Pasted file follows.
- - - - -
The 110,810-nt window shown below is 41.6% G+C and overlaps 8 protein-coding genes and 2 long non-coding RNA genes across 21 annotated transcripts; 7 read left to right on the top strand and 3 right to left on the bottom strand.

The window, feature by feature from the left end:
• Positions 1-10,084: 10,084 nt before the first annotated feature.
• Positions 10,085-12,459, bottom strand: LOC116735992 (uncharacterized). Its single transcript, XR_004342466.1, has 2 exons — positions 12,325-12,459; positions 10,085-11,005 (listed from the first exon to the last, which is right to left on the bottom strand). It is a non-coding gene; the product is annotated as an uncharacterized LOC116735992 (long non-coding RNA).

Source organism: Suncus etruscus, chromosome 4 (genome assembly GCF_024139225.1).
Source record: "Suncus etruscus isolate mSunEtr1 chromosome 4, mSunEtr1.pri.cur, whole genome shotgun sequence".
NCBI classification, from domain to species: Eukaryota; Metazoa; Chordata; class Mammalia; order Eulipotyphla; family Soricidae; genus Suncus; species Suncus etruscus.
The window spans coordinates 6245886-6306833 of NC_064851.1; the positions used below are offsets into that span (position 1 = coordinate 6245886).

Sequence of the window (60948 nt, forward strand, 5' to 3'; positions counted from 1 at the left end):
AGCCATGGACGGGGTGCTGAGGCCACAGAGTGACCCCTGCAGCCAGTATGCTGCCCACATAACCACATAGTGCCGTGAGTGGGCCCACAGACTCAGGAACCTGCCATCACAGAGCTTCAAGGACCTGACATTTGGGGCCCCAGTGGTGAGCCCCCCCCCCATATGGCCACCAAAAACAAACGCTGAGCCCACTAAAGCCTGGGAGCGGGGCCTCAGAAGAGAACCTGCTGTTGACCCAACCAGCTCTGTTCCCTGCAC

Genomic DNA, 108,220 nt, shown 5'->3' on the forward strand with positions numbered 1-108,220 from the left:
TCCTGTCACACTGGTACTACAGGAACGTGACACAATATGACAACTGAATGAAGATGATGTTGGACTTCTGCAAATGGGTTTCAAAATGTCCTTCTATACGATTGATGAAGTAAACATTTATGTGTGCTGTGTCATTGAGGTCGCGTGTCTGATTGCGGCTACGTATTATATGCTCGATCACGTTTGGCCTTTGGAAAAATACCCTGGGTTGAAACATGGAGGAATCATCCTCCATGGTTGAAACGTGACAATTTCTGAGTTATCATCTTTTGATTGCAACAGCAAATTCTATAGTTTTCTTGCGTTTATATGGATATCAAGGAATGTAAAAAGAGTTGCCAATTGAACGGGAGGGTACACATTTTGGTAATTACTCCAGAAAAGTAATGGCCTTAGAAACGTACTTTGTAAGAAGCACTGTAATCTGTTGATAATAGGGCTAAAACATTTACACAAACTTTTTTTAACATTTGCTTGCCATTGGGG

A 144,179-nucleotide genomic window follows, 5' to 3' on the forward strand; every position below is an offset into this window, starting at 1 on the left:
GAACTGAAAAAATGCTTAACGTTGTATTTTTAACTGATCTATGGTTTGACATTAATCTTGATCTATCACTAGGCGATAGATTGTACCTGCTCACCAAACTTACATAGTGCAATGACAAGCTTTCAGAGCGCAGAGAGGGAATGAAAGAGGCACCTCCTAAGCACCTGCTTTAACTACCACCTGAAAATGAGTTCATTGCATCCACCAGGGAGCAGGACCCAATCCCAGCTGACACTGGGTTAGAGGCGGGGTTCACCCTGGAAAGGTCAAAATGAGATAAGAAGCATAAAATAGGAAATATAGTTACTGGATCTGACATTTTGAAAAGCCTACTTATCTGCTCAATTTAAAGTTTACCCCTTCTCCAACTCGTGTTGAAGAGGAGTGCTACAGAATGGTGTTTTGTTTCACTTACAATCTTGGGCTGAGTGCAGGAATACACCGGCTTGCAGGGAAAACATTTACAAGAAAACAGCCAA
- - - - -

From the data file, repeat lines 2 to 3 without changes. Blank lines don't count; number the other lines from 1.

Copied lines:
The window, feature by feature from the left end:
• Positions 1-10,084: 10,084 nt before the first annotated feature.